When I go to writers’ conferences, I meet people who have a story to tell and think that they need to write a book. However, a writer whose work has never been published will have a difficult time finding a publisher. It’s preferable to work on getting some work in print to prove that you can produce publishable work and that someone was willing to pay for it. Magazine articles are a perfect way to break into print.
Writers who can’t go back to school or attend conferences can learn how to write for magazines on their own. I recommend two paperback books that give you just about everything you need to teach yourself how to write for magazines.
Writing for Magazines by Cheryl Sloan Wray
My first magazine writing workshop was taught by Cheryl Sloan Wray, a freelance writer and journalism teacher. Her book first came out in 1996, but it has since been published by McGraw Hill Higher Education and is used as a textbook at the college level. Don’t let that scare you off, though. Her writing style is easily understood and well-organized. If you work your way through this book and follow the guidelines, you’ll be ready to submit articles to magazines in no time. If you’re on a budget, keep in mind that the educational edition is more expensive that the early edition simply because it is considered a textbook. Although some of the contact information in the old edition may be out of date, much of the content is still valid.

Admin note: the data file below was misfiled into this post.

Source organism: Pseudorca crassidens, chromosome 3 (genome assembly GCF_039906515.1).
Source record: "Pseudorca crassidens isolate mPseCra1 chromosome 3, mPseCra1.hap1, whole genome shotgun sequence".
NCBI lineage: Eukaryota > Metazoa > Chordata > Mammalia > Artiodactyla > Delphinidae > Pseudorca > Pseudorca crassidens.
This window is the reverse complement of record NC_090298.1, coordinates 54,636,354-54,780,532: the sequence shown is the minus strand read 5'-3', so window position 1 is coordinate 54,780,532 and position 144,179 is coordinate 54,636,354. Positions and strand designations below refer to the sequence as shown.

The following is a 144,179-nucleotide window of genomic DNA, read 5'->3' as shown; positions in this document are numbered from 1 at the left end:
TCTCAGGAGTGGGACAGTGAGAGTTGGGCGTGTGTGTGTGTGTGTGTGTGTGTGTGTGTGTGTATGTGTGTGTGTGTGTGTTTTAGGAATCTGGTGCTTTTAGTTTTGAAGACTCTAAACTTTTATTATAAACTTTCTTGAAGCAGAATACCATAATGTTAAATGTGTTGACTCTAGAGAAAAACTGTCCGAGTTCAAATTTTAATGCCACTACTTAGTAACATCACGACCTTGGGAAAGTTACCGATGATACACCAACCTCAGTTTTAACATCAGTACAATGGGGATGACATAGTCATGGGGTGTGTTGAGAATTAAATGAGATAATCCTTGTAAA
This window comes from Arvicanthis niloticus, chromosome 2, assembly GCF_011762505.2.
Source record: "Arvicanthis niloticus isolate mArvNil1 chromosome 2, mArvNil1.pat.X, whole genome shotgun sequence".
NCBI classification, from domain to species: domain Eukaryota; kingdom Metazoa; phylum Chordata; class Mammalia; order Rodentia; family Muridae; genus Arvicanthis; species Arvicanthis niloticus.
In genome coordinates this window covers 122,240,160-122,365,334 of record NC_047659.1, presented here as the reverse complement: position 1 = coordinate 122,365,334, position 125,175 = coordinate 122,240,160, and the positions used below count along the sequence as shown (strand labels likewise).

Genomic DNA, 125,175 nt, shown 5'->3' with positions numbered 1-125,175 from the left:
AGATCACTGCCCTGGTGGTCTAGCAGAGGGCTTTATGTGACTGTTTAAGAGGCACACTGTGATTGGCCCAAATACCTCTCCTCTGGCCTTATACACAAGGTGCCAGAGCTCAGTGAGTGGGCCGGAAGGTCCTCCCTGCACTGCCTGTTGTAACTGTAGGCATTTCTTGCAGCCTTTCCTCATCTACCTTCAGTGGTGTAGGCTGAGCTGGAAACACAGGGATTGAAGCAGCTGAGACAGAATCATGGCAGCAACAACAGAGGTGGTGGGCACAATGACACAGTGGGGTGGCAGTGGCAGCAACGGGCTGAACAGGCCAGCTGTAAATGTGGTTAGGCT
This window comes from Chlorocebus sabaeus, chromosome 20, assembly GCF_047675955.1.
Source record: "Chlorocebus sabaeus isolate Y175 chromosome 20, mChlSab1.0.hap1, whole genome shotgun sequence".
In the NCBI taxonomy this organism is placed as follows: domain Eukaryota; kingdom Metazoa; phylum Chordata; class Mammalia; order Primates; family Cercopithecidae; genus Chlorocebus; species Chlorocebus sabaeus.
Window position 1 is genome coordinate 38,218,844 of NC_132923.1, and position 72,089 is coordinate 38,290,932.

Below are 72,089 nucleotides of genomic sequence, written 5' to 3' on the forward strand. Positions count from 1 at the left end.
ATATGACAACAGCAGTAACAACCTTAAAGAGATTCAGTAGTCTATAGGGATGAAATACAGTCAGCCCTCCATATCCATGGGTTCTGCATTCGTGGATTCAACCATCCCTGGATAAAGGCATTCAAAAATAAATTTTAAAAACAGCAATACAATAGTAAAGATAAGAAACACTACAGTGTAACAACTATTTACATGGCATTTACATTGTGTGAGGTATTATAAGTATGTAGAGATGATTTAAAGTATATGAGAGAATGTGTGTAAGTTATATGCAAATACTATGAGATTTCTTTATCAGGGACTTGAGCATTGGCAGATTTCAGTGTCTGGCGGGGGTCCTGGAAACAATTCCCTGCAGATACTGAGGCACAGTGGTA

Effective Magazine Writing: Let Your Words Reach the World
by Roger C. Palms
Palms is a former editor of Decision magazine. He also walks you through the entire process of writing a magazine article. I don’t know how many times I’ve picked up this book when I just couldn’t get going on a work in progress. For example, I needed a better lead for an article, but I just wasn’t happening. I went to Palms’ book and read the chapter about the different types of leads. Soon I was creating an effective lead and on my way to finishing that article. The book is out of print, but you may be able to find it on www.half.com, Amazon, or other used book sites.
Buy one or both and keep them near your writing desk. They are both written by professionals who have “been there and done that” numerous times with excellent results.